If you're a record button or jog dial fan, you'll be
disappointed that the 2215 has neither. You'll get the standard front
4 button layout for contacts, calendar, email and iTask, and these buttons
can be mapped to other applications. The 4 buttons are small and you
may find them hard to press when gaming. The center round directional
pad is a dream: large enough to be operated when playing intense action
games, yet not overly large like the old iPAQ oval D-pad. It moves smoothly
and easily in any direction, with enough tactile sensation to work quite
well in games.
The CF and SD slots are located at the top of the unit,
as are the mic, stereo headphone jack and stylus.
The connector on the 2215 is the same as the iPAQ 3800,
3900 and 5000 series models. I tested HP's folding keyboard with the
2215 and it worked perfectly. Existing cables and chargers work with
this new model, but HP's cradle for these other models will not. 3rd
party products should also work, though some may require updated drivers
from the manufacturers.
Screen and Sound
Transflective displays are absolutely gorgeous, and
the 2215 is no exception. It's a 3.5" display like the 1910, rather
than the 3.8" found on the top of the line iPAQs. Transflective
screens reflect ambient light to illuminate the screen (for outdoor viewability
and power savings) and have backlighting. How different is it compared
to older technology reflective screen PDAs like the Toshiba
e740? Hugely different! Reflective screen PDAs look milky and lack
the color saturation and true blacks of transflective displays. Colors
are also more accurate. The screen is very bright and color saturated,
and at medium brightness I found it more than bright enough for my mediocre
eyes. Unlike previous high end iPAQs, the 2215 does not have an ambient
light sensor, so you can't set it to automatically adjust the screen
brightness based on ambient light. New in this model is a ClearType tuner,
which allows you to control the sharpness and color aliasing of text.
The sound volume is pretty loud, though not as loud
as the iPAQ 5555. You'll be able to hear reminders
in a noisy office when the volume is set to high. MP3s sound great when
using stereo headphones connected to the standard 3.5mm audio jack, and
you'll find the familiar iPAQ Audio Settings in the control panel, which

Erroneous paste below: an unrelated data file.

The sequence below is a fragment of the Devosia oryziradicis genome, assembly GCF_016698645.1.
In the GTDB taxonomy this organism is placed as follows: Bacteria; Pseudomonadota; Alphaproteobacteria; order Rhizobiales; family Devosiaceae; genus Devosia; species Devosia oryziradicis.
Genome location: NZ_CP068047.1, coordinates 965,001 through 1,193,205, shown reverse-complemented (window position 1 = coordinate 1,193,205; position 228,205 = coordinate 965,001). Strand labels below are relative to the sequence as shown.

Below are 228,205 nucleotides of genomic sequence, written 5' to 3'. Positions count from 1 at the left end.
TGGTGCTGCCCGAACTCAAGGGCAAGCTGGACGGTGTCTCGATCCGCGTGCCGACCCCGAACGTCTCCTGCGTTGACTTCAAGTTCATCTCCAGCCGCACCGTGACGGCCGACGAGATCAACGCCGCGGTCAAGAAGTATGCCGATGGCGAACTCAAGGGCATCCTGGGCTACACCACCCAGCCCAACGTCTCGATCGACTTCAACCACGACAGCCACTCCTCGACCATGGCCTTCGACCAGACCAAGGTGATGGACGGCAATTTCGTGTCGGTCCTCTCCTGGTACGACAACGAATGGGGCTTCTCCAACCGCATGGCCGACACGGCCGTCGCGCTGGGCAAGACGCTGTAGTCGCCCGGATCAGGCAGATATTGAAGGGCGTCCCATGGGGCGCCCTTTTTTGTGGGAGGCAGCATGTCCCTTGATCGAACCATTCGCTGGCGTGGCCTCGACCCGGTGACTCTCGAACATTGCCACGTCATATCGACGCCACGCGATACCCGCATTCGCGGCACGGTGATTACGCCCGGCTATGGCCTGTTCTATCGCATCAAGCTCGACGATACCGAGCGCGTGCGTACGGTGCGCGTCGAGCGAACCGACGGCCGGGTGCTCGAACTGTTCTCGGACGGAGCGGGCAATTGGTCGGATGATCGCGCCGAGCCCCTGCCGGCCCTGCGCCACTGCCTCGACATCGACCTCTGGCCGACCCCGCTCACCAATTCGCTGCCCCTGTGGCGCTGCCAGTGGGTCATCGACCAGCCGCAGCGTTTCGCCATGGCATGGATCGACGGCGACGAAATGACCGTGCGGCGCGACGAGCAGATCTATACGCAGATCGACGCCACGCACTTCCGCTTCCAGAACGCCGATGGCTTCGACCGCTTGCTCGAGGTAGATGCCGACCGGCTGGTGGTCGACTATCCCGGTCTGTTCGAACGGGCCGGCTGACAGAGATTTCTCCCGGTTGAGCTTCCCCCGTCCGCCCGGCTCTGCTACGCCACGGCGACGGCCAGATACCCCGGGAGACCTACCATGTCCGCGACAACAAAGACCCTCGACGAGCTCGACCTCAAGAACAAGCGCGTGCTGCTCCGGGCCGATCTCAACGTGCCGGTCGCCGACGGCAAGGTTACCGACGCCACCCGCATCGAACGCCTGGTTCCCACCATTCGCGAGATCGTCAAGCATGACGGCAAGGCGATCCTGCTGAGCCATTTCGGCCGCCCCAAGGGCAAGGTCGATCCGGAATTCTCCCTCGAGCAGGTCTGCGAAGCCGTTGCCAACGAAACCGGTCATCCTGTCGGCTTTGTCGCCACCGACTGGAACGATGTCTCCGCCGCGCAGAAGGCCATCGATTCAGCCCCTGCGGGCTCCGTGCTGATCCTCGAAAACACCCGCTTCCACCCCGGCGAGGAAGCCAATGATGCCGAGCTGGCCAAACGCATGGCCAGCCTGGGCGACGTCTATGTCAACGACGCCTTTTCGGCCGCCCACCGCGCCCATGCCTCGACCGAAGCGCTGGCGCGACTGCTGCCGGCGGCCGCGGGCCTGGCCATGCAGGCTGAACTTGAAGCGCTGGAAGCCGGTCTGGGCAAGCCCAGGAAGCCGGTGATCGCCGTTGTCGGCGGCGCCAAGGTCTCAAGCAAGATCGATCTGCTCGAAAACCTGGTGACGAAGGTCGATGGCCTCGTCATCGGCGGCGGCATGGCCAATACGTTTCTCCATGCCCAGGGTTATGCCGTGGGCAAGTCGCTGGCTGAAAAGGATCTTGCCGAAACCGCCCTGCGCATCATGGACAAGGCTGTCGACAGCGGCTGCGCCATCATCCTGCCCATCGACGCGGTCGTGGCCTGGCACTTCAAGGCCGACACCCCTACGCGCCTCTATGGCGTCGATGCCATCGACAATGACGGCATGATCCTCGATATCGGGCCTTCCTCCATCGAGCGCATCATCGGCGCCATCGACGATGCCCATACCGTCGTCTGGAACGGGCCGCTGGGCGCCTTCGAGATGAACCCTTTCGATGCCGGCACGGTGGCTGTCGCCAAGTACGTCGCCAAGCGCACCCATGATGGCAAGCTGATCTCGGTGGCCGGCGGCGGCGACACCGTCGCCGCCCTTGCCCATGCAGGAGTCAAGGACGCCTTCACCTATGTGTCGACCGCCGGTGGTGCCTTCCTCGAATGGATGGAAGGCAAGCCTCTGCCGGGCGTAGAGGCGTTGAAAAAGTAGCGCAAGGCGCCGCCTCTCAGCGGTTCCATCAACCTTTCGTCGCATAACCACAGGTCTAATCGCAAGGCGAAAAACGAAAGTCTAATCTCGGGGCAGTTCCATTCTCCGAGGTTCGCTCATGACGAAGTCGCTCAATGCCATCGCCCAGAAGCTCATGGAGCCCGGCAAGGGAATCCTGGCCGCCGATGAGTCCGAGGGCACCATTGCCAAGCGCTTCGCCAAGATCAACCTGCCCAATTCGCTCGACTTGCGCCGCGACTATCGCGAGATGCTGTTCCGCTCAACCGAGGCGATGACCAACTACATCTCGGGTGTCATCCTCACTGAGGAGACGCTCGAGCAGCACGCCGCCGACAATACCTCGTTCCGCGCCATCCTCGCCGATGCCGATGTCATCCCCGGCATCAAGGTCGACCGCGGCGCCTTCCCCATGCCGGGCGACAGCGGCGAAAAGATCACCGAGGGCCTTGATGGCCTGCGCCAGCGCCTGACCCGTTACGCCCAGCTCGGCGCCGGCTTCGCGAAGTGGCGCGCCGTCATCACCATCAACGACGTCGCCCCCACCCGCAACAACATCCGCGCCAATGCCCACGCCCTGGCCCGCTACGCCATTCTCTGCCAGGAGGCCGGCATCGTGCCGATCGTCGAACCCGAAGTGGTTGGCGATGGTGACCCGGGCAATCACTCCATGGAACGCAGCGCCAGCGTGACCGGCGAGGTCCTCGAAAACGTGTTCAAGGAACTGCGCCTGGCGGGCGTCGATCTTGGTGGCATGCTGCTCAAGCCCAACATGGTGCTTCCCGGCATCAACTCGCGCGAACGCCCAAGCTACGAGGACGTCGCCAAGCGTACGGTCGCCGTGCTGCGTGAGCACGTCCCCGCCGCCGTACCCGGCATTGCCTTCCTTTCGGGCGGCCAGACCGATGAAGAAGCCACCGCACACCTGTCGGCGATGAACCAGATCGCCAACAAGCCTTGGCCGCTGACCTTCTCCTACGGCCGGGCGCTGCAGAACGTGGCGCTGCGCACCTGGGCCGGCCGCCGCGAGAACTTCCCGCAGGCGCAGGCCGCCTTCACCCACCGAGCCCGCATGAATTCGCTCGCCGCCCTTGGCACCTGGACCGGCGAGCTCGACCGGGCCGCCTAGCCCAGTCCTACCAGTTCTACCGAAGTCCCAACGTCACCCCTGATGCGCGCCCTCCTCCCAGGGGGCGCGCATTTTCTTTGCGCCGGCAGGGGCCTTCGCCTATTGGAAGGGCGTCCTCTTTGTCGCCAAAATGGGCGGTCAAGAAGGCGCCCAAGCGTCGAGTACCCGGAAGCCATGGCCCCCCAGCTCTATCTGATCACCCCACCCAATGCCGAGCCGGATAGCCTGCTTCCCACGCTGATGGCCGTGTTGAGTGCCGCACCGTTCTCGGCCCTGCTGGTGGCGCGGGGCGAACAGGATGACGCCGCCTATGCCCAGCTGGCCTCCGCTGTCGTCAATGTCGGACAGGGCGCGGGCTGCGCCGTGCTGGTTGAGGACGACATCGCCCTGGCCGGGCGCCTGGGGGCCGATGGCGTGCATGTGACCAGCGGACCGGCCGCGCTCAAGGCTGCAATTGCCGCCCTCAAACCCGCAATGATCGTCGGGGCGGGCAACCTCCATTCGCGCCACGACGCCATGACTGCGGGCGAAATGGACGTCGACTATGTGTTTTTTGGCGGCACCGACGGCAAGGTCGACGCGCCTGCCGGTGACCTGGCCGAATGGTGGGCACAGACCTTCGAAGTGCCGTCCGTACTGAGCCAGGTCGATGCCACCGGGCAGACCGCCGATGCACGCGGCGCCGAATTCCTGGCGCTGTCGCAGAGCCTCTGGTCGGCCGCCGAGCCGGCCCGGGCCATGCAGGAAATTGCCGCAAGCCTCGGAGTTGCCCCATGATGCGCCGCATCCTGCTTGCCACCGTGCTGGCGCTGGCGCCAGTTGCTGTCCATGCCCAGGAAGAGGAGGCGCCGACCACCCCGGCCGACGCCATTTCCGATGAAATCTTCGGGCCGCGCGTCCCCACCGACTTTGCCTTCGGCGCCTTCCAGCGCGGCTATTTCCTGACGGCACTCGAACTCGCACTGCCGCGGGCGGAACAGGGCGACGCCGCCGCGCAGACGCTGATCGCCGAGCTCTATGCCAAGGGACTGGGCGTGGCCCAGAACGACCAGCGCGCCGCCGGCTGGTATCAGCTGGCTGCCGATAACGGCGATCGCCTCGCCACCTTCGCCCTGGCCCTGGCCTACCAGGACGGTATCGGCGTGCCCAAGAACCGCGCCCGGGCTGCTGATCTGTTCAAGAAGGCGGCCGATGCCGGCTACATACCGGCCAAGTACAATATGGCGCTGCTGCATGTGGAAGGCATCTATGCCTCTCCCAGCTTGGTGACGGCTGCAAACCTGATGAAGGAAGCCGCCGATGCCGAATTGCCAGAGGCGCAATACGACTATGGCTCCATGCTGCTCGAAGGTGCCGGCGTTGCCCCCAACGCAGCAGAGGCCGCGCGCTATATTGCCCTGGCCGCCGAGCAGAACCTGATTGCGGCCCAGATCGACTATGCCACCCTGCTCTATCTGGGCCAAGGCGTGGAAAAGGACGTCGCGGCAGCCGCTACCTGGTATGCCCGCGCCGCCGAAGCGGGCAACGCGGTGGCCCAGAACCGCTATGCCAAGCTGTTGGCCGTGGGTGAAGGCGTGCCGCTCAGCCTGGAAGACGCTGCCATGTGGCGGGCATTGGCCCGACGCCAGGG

allows you to set bass boost, treble adjustment and mic gain control.
The 2215 has a 900 mA Lithium Ion battery which isn't
that large compared to other full-featured PPCs. However, so far run
times have been very good, perhaps because the Intel PXA255 is more power-frugal.
With Bluetooth running and connected to an access point, I've been able
to surf the web for an hour with only about 17% battery drain. In one
test run starting with a fully charged battery, I played games, tested
my 3rd party software, surfed via WiFi using the SMC card for 1 hour,
watched three 5 minute videos using Windows Media Player and Pocket TV
Enterprise and still had 60% charge left. These activities spanned 4
hours of fairly frequent use. I had the brightness set to 50%, and standby
time set to 48 hours.
As wtih recent iPAQs, you'll get a battery control
applet. You can set the "Standby" time (essentially how low
you're willing to let the battery get before it gives you warnings and
shuts down to preserve the contents of memory). So if you generally put
it in the cradle each day or at night when you get home, you can set
a low standby time since you know it'll be charged frequently. This can
significantly increase runtimes.
The battery is user replaceable, and like other Pocket
PCs and mobile phones, is located in the back under a door. You have
10 minutes to change batteries before losing your data— so don't
take one out then forget to put a new one in. While the battery ostensibly
looks like the iPAQ 1900 battery, it is different, so you won't be able
to use 1910 batteries in the 2200 series PDAs. The cradle can charge
a naked battery: it has space for the battery and contacts behind where
the iPAQ sits.
HP has done an excellent job of making Bluetooth
relatively friendly. The new interface, like the 5450's, is wizard
based, and it walks you through connecting to a variety of devices,
from your ActiveSync partner (if you have a USB Bluetooth adapter
installed on your PC), to mobile phones and access points. I
was able to use a Sony Ericsson
P800 as my modem, ActiveSync to a PC that has a Belkin
USB adapter and connect to the Internet via a Red-M
access point. There are no software settings to control radio
strength, but the range is quite good and depends on what you're
connecting to. Phones have relatively weak Bluetooth radios,
so you will need to be within a 30 foot range. Our Red M access
point has a strong class 1 radio, and I was able to surf via
Bluetooth when about 40 feet away through walls and one floor
Nevo: A/V Remote Control software plus enhanced
Since Nevo appeared on the iPAQ 3900 series
it's been a big hit. Nevo is an A/V remote control program made
by the same company that does much of the world's remote control